Need for speed: The quest for the world’s fastest humans, without an engine

Battle Mountain, Nevada (CNN)Route 305 is a seemingly nondescript stretch of road in the middle of a very empty state, connecting two small towns.

But in the middle of this desolate valley of brown-yellow scrub brush, amid cows and wooden telephone poles and with views of dirt-brown hills, there’s a windy 5-mile stretch of flat highway where world records are broken every year.
Since 2000, the World Human Powered Speed Challenge (originally called the World’s Fastest Bicycle Competition) has gathered university teams and enterprising individuals who have engineered various bikes to be the fastest any human has traveled without the aid of an engine.
The bicycle is arguably one of the greatest inventions of mankind. An average bike is five times more efficient than walking when you compare the energy consumed to cross a mile. And although the design hasn’t changed much over the past 100 years — because it hasn’t needed to — the exception to that lies among a small, international clan getting close to breaking a 90-mile per hour speed barrier.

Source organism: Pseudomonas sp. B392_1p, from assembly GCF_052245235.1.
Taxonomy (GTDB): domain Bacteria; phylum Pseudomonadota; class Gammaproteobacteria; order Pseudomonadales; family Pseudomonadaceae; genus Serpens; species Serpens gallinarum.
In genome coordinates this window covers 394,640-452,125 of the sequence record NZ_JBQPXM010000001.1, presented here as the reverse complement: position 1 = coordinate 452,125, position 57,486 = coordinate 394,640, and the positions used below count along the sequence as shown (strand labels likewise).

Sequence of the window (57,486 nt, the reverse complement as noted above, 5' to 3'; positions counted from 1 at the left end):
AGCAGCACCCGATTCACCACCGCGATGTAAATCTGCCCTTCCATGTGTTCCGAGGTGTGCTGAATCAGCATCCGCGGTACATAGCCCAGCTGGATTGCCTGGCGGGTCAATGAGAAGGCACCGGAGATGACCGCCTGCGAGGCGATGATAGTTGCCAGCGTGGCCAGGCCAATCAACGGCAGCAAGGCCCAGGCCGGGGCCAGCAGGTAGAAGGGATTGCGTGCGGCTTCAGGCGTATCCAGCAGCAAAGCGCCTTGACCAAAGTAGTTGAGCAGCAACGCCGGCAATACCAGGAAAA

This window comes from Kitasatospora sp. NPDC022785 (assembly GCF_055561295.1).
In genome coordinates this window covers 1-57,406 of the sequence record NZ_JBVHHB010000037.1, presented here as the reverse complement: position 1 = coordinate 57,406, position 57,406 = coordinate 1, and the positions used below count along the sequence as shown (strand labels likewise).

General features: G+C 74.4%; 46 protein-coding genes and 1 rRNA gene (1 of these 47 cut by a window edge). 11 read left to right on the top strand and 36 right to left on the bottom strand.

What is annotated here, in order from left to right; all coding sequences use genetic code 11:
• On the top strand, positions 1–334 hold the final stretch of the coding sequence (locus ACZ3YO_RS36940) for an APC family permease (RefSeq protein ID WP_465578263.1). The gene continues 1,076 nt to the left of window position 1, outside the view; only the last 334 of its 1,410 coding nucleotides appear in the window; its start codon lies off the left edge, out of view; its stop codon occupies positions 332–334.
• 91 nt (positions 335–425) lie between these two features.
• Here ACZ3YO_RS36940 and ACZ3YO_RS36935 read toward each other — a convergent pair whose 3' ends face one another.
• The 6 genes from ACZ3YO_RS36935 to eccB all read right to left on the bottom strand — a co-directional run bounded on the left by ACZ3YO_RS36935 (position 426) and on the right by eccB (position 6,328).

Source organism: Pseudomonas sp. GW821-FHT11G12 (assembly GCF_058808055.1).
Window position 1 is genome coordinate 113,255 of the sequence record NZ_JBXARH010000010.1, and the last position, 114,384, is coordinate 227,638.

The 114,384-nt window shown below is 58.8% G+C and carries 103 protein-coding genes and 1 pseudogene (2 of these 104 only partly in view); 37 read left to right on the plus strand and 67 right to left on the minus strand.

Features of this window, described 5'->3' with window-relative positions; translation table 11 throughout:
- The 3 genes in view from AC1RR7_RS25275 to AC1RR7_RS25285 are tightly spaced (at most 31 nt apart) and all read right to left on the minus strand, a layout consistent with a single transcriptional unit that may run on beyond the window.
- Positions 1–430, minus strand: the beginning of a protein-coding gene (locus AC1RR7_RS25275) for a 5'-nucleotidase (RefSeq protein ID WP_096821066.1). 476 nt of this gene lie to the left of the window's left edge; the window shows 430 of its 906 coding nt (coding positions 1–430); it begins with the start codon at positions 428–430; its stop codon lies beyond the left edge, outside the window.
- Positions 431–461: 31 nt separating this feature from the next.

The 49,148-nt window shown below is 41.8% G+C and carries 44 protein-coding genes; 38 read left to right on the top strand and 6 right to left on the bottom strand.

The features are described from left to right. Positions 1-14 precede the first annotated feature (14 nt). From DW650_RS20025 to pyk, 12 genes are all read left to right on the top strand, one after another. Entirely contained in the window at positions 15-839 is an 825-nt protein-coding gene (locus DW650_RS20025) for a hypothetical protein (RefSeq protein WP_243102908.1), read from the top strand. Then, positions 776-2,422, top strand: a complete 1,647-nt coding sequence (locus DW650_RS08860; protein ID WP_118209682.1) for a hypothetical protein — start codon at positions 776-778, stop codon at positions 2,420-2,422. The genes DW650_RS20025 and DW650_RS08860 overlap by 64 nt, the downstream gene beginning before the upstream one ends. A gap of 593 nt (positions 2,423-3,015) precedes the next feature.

“Aerodynamic drag is 80% of what holds you back when you ride a 10-speed,” explained Alan Krause, co-director of the challenge, along with his wife, Alice.
    Therefore, for teams and individuals designing bicycles to be the fastest in the world, most of the battle is focused on reducing wind resistance. They build custom aerodynamic shells around the bikes and require riders to get as low and recumbent as possible without losing too much stability.

    Competing against nature

    The way the challenge works is that over seven days, the attempts are made individually rather than racing side by side. The cyclists are competing for records in various categories, which means they compete with one another, with their own personal records, the limits of innovation and against the natural elements. “They are competing against the forces of nature, against air,” Krause said.
    In addition to men and women’s standard “open class” speed categories, there’s a category for bikes with more than two wheels, “multitrack”; the tandem category has two or more cyclists; and there’s a category for bikes that use hand cranks instead of traditional pedals. Each category has its own world record holders for males and females, and nearly every year, at least one world record is broken.
    It was Weaver’s data that led to the first call to competitors 19 years ago. Today, the challenge is an open invitational. Anyone can try to qualify simply by reaching, on a 2½-mile short track, a speed of 45 mph in morning heats and 60 mph in evening heats. “A great athlete on a regular bicycle won’t top 45 miles an hour in this contest,” Krause said.